In a surprising move with little notice, Chase will no longer partner with Korean Air SkyPass effective August 25th, 2018. You can still transfer to SkyPass until August 24th, but after that you will no longer be able to transfer Ultimate Rewards to Korean Air.
Korean has long been a terrific Ultimate Rewards transfer partner for getting to and from Asia since Korean flies from many US gateways and offers a lot more availability in premium cabins to SkyPass members than to partners. Redemption rates are also very reasonable, with first class available for just 80K one-way between Korea or Japan and the US during off-peak periods (with a free stopover in Korea); business class on the same route is just 62.5K each way. Here’s a link to the Korean Air award chart.
Furthermore, now that partner awards can be booked online via Korean Air’s website, it has become easier to book round trip flights from the mainland US to Hawaii for just 25K round trip in economy class or 45K in business class. SkyTeam awards to Europe and Africa can also be an excellent deal with Korean Air.
In short, this development is certainly disappointing. It is not generally advisable to transfer points speculatively. That said, Korean does have a reputation for making more premium cabin seats available to members, and with many fewer members having access to SkyPass miles after August 24th, it may become easier than ever to score seats on Korean. Still, I don’t think I’ll be giving up the flexibility of Ultimate Rewards to lock them in — though I’ll be pretty disappointed to miss out on Korean’s sweet spots. Furthermore, Air France / KLM Flying Blue will be the only SkyTeam members in the Chase transfer partners stable. With variable pricing in full swing there, it will certianly be more difficult to get a good deal on SkyTeam awards.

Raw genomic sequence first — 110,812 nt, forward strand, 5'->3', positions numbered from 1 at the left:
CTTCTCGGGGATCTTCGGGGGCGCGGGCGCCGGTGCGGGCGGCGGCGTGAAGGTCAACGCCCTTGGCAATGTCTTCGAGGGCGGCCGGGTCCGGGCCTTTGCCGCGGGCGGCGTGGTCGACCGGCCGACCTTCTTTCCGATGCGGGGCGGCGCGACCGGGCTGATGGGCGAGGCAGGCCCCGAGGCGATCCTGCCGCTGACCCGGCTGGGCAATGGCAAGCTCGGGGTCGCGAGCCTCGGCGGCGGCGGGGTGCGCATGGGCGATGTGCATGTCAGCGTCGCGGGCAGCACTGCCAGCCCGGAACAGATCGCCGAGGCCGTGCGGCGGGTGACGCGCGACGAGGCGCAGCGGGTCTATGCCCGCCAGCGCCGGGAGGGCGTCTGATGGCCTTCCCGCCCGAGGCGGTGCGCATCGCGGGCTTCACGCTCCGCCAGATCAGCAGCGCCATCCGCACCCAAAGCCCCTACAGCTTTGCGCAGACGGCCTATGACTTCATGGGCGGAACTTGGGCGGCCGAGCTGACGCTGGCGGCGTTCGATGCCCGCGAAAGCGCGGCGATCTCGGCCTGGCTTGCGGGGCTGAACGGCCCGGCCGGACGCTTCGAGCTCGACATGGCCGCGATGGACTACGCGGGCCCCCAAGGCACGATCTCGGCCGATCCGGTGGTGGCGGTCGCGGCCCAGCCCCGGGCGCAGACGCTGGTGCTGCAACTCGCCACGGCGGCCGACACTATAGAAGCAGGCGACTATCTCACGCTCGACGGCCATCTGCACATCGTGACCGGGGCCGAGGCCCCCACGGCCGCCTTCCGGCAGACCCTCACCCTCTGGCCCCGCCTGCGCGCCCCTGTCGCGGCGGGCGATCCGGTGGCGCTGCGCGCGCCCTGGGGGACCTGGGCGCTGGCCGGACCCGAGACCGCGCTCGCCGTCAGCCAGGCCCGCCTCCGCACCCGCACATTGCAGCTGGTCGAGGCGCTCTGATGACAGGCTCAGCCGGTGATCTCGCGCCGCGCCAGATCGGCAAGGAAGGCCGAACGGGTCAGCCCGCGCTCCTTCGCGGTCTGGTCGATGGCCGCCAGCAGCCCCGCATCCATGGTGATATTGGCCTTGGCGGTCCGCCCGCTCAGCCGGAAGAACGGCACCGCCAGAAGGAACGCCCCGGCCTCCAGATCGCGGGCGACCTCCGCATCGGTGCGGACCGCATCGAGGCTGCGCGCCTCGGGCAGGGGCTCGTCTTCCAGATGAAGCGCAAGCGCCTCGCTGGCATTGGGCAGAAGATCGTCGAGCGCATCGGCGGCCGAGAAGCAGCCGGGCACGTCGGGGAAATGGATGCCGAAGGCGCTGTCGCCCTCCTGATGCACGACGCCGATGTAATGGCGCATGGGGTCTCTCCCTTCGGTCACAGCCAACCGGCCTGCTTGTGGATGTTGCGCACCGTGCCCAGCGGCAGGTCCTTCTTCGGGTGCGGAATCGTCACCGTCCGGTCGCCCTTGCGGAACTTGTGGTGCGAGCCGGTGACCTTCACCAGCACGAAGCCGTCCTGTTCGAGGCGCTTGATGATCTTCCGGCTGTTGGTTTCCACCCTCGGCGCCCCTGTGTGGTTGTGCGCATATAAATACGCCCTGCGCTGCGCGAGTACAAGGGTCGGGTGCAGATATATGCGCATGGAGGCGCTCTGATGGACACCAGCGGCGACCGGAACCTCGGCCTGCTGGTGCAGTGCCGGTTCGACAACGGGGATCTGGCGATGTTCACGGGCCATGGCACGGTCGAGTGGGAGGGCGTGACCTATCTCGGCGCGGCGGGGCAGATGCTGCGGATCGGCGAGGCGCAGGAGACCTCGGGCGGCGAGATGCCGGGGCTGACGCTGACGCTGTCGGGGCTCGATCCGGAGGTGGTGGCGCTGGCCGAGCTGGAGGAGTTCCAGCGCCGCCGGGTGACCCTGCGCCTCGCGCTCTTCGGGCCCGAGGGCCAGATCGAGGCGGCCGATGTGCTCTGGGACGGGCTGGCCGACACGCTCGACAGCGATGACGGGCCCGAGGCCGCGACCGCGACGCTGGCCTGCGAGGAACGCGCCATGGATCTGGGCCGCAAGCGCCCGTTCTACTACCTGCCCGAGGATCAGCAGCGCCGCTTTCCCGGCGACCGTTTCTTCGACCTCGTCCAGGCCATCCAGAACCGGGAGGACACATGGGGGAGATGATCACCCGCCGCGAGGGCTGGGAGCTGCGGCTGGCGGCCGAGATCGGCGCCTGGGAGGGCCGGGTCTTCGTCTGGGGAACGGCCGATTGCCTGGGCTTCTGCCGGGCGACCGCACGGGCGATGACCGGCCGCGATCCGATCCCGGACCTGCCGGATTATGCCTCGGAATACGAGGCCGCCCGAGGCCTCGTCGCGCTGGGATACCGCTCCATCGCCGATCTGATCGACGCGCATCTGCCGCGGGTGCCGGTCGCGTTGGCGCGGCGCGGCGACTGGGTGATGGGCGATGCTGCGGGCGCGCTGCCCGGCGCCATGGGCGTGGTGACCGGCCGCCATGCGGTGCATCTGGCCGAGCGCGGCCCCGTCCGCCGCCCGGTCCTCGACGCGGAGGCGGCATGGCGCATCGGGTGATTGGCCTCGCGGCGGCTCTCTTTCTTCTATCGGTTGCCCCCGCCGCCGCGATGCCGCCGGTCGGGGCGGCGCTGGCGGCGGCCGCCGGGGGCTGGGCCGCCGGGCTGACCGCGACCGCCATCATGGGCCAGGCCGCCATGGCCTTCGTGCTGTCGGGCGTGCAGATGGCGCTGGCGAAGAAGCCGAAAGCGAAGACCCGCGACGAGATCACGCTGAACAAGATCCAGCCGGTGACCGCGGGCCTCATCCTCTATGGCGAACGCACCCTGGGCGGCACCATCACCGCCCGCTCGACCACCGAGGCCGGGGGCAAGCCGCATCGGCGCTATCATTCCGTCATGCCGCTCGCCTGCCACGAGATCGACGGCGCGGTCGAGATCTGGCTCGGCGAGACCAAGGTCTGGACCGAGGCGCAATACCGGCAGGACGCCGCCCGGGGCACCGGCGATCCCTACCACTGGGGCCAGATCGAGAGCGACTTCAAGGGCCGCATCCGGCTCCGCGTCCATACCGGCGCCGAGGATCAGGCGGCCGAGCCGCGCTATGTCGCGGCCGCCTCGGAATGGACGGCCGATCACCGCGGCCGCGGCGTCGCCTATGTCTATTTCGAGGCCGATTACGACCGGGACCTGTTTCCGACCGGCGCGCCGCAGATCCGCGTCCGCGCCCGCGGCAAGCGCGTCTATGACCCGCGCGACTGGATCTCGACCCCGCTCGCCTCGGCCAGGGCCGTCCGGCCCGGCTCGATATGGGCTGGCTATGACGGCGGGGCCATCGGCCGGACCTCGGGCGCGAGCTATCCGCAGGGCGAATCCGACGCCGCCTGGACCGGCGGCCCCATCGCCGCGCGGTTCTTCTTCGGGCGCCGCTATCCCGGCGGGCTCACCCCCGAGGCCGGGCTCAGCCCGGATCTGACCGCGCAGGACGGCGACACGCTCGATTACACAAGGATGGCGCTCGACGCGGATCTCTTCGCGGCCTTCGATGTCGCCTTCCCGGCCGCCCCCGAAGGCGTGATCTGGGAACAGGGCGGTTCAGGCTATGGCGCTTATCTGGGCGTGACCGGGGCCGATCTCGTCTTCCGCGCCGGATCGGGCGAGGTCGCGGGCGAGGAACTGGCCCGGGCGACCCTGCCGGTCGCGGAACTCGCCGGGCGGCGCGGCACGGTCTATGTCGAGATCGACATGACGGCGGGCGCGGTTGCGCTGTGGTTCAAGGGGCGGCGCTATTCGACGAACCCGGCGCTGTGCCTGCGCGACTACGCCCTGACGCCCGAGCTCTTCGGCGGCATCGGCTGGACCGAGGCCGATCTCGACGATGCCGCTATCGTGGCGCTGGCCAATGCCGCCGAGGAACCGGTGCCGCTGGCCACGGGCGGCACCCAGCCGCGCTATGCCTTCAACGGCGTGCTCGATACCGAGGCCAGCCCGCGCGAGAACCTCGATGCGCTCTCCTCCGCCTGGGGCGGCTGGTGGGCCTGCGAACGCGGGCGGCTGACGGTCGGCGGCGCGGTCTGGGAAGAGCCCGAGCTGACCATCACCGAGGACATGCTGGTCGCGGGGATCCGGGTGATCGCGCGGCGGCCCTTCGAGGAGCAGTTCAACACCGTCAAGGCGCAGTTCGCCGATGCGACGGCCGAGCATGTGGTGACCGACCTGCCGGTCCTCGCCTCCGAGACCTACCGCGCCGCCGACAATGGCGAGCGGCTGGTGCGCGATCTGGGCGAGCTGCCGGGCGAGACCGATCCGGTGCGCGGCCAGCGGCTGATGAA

If you do transfer miles, be aware of Korean’s strict policies on booking tickets for others — you can only book tickets for immediate family members, which they define without ambiguity and they will require proof of relation. You would not, for example, be able to book for a boyfriend/girlfriend/nanny/etc. Look before you leap.
This is likely related to the fact that Korean introduced a horrible premium credit card through US Bank this year and must have faced some pressure to make their relationship more exclusive. Still, I’m surprised that they are willing to give up on what must have been a pretty decent revenue stream from Chase.
Personally, I’m pretty disappointed to see this development as Korean had been one of my backup plans for getting to and from the Tokyo Summer Olympics in 2020. Now that there will be a lot less competition for those seats, maybe I should speculatively transfer after all . . .